'Good Grief' in the Holidays

Posted on October 15, 2018

Holidays make us painfully aware of our loved one’s absence and our broken heart while all around others are enjoying and rejoicing. It is generally true that the first one or two celebrations of each holiday without the deceased are extremely challenging. The world is celebrating and we are weeping. The spirit of the season and our broken heart collides. How do we reconcile this; honoring the holiday while still honoring our broken hearts? Like the words of the poet, Tan Neng, “Joy and pain can live in the same house. Neither should deny the other.” Somehow we must use the holidays as an opportunity to hold both joy and sorrow. All the books, speeches, and seminars on grief boil down to one basic essential concept; people need permission to grieve in order to heal. How can the holidays become an opportunity to honor our grief and our loved one; to let others know what we need, while offering us an opportunity to do some things the same and to do some things differently? This is the journey of grief.

Where do we begin? We can start by letting others know we need permission from them to grieve, to talk about the deceased, say their names aloud and bring them to the holiday table or celebration. I remember well the first Christmas after my brother died when we were all gathered around the beautifully set holiday table abundant with all the special dishes trying to be happy while feeling deeply my brother’s absence. No one acknowledged him. My sister-in-law came to me in the kitchen and said, “Please, can we just say his name and talk about him?” Rather than trying to protect one another, we talked about him, saying his name, sharing pictures and stories. It was a great relief, allowing us to share both joy and sadness. I was so grateful she let me know what she needed and she taught us how to grieve - together.

Getting permission from others is tough but giving oneself permission can be even harder. Give yourself permission to do it different this year. Do only what your heart and body can handle. You should feel free to decide what you can and cannot do, then talk with those closest to you about your plans. Are you up for cooking the Thanksgiving turkey this year, for decorating, buying the usual Christmas gift list or traveling “home”? Many are not. One mother had lost her daughter in the summer and simply did not have the energy or desire to decorate the big Christmas tree as usual. This is a time when “the way you’ve always done things” can be changed. After much thought, she and her husband decided to honor their deceased daughter by getting a small table top tree and decorating it with all the bracelets and charms they had given her over the years. She gave herself plenty of time to hang each bracelet, each one reminding her of a special memory and story of that time in her daughter’s life. It was a bittersweet time of precious memories filling her with both sadness and joy.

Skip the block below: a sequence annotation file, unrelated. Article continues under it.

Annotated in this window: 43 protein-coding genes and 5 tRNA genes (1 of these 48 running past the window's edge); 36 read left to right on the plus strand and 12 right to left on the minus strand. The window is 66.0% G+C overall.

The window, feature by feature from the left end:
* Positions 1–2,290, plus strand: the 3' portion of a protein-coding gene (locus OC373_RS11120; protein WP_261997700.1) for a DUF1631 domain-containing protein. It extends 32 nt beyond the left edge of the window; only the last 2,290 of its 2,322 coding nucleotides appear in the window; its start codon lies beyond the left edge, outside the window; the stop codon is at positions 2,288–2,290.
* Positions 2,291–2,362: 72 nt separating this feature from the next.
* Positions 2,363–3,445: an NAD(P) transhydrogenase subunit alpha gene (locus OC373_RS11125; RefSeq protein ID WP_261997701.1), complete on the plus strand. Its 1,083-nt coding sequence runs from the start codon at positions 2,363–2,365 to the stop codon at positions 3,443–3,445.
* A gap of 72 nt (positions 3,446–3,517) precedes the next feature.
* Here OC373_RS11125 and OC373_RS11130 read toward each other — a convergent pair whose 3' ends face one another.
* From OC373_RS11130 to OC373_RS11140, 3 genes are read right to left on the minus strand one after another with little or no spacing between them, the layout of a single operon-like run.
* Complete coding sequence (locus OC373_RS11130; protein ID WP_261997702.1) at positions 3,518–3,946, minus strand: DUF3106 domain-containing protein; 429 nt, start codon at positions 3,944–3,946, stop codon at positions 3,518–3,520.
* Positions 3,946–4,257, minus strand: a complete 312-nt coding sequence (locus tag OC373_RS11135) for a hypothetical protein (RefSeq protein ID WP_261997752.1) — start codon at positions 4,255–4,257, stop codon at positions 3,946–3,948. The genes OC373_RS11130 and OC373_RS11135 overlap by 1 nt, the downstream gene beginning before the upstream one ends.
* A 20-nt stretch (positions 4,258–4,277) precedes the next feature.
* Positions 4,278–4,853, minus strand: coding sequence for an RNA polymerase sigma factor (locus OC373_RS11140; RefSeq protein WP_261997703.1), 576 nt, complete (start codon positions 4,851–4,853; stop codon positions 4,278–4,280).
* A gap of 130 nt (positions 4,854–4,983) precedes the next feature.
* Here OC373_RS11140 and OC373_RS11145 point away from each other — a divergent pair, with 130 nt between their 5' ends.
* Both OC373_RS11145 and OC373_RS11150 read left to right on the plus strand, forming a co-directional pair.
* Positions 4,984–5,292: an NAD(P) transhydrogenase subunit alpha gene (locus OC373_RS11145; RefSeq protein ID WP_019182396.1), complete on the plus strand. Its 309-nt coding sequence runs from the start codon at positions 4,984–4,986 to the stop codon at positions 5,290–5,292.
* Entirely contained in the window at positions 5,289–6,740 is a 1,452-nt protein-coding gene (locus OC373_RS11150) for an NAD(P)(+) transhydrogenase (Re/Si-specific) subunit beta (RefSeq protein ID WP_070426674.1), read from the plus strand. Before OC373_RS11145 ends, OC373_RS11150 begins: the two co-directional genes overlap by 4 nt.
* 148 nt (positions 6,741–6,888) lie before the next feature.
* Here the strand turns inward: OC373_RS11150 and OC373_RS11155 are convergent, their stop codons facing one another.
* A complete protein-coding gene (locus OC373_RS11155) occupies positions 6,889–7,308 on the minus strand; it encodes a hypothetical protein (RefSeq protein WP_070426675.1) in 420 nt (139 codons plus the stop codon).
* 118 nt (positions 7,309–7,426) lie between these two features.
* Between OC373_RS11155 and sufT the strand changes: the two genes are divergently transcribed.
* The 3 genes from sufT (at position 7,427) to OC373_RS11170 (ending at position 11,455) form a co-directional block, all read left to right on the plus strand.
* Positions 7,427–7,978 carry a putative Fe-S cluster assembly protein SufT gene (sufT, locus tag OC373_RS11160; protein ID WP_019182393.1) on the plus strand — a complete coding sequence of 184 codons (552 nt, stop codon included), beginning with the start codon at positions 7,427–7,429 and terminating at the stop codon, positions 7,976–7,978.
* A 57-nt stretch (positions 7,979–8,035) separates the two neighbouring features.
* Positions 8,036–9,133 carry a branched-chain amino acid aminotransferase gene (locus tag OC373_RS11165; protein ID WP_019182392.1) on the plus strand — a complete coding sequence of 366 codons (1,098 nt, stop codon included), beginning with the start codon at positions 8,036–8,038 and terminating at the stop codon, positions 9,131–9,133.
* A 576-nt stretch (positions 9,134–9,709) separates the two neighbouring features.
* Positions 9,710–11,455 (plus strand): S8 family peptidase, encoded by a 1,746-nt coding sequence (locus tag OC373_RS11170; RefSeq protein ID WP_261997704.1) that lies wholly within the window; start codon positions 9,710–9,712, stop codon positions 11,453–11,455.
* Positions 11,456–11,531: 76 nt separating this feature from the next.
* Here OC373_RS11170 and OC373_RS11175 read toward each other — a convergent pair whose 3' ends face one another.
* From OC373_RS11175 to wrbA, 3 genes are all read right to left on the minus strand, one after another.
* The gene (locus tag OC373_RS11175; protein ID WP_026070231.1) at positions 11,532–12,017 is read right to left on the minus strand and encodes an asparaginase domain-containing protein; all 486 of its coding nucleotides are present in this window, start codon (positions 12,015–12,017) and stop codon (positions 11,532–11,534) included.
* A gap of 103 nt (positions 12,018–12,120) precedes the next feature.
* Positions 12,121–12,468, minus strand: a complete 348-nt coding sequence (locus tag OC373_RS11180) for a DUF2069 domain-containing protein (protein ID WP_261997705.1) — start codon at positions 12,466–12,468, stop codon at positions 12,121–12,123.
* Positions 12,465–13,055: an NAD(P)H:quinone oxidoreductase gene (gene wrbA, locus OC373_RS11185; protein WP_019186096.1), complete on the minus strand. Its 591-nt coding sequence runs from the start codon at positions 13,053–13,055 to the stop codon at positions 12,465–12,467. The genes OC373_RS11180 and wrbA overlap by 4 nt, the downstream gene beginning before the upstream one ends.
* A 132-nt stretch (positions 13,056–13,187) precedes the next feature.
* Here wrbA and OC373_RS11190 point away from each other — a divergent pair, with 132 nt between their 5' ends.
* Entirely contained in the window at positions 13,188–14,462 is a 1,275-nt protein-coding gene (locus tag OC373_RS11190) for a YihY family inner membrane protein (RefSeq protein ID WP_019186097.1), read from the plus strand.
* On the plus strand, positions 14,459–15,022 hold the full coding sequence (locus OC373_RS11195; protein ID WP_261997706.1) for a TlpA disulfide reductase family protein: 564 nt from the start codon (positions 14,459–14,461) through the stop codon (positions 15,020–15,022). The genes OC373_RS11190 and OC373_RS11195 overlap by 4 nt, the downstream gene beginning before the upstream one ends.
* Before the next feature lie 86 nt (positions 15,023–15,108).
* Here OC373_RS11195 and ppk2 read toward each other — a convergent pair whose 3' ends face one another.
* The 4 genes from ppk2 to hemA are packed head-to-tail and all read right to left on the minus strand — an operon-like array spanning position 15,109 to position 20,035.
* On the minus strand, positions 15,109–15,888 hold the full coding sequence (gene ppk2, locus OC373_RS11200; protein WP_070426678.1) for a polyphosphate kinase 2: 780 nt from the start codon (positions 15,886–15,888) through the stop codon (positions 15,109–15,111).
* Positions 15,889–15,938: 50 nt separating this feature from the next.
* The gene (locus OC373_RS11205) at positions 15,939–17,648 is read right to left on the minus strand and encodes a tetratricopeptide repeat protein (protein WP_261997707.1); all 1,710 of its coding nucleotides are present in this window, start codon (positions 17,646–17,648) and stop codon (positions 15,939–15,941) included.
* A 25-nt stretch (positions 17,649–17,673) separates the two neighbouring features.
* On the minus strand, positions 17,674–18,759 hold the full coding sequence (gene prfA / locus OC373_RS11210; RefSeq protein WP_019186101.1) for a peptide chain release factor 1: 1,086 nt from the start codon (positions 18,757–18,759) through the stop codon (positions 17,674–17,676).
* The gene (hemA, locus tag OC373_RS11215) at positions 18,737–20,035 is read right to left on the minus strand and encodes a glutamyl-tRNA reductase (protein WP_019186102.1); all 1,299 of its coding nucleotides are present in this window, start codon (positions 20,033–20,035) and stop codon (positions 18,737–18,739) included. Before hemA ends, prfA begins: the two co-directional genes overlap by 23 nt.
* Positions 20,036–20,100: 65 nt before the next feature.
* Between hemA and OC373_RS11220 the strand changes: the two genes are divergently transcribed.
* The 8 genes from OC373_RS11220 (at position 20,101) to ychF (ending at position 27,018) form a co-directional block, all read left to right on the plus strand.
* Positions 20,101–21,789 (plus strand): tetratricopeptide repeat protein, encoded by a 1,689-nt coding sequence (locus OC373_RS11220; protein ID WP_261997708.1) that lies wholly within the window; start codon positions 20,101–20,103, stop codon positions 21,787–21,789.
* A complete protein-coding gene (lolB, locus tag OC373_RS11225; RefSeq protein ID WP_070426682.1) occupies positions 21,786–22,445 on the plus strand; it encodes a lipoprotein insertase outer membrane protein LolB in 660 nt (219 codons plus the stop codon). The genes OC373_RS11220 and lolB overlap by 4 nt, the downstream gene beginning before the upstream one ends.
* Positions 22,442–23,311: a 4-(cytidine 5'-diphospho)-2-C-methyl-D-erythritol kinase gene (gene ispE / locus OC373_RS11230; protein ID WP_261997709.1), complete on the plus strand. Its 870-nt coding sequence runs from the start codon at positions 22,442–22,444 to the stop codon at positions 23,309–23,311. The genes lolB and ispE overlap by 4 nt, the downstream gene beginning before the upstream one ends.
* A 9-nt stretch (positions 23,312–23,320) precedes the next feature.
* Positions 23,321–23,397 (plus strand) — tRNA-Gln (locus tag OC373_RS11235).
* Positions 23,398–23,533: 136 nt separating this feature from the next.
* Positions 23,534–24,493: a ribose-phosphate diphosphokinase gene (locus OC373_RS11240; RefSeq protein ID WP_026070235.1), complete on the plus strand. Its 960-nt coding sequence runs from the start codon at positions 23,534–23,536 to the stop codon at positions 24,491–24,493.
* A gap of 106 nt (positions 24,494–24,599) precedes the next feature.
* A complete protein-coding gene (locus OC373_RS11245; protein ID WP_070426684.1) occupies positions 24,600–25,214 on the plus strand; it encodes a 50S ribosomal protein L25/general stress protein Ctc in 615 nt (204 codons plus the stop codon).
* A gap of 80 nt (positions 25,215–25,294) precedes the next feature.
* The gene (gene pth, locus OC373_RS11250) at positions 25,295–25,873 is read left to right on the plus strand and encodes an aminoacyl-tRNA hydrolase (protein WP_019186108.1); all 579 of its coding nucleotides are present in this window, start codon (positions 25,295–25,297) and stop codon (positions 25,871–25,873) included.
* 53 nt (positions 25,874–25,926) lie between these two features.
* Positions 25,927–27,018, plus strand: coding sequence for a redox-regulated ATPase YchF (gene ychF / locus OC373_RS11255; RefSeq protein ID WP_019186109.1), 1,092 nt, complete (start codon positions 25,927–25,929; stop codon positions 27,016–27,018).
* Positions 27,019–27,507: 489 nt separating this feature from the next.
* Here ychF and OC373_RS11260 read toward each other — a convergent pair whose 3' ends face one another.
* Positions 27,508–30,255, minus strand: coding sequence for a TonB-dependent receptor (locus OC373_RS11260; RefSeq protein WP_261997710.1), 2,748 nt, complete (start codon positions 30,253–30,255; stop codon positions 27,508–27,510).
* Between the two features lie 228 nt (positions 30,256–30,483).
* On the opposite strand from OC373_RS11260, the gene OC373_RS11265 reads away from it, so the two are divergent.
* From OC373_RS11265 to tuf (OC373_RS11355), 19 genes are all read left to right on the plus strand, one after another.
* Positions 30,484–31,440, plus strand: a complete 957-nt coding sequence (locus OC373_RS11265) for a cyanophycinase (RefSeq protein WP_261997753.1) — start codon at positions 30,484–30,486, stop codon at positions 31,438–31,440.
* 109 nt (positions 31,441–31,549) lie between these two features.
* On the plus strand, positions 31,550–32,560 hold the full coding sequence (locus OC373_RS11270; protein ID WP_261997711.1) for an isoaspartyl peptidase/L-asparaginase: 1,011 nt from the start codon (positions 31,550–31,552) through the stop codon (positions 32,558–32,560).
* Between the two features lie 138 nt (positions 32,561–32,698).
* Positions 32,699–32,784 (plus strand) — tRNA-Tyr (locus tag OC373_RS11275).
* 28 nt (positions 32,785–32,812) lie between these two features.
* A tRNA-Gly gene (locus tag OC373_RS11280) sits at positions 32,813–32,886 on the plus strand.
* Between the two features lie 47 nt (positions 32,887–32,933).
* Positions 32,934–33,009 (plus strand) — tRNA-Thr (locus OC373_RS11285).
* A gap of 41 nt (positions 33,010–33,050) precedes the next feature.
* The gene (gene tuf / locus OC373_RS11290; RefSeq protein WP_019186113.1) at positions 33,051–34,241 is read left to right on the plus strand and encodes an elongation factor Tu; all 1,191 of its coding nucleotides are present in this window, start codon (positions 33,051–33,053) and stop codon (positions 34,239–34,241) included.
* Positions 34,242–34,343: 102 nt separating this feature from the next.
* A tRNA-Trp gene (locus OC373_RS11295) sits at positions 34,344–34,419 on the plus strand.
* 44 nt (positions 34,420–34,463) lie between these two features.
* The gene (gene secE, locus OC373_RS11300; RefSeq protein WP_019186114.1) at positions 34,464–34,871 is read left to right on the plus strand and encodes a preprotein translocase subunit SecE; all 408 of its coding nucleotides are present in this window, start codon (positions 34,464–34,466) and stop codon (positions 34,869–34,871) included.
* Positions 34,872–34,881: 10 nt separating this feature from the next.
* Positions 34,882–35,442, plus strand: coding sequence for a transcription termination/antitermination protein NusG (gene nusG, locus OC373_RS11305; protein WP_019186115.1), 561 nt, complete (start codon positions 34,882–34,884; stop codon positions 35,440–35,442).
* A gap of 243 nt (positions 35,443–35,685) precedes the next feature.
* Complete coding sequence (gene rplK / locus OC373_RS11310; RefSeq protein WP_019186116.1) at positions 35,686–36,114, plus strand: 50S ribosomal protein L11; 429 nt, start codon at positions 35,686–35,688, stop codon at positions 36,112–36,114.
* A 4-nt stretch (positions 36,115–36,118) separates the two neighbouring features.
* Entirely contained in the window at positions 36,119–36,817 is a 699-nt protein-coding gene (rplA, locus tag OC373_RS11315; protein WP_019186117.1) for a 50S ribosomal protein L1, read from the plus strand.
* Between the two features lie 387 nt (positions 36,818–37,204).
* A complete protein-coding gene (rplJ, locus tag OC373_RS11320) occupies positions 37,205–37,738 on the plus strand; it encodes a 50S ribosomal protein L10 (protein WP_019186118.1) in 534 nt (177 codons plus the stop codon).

Give yourself permission to be comforted doing some things the way you always have. This honors your loved one who is no longer with you. One family found comfort and healing in their traditions of making tamales every year. Every year three generations gathered to work together, enjoying each other and the finished product was plenty of delicious tamales.

Grandma died in the spring and as the holidays rolled around, Grandpa was keenly feeling the loss of his wife; especially when it was time for the tamale fest. Yet he couldn’t bear to think of his family not gathering to make tamales so he called them all together and they made tamales in honor of Grandma  They laughed and cried and tried to figure out how to make the masa just right, since that was always Grandma’s job.  She also was the chief overseer to make sure everything turned out right. His report was that the first year the tamales didn’t turn out so well, in fact he called it a disaster, but they all were glad they came together and carried on Grandma’s tradition. It inspired them to learn for themselves how to make the tamales just like Grandma’s.

The annual tradition still continues and the second Christmas the tamales turned out to everyone’s satisfaction. The third Christmas they were so good, they had requests to sell them. This family found energy and healing by simply being together; honoring their wife, mother, and grandmother by carrying on her tradition of making tamales…..I hope you can discover your own special way of using the holidays to heal. Give yourself permission to do what honors your heart and the season. Your holidays may not be happy, but I trust you will be comforted, and experience joy as a by-product of your grief and the gratitude in having loved.

Celeste Miller, MA
Bereavement Coordinator
Porter-Loring Mortuaries
San Antonio, TX



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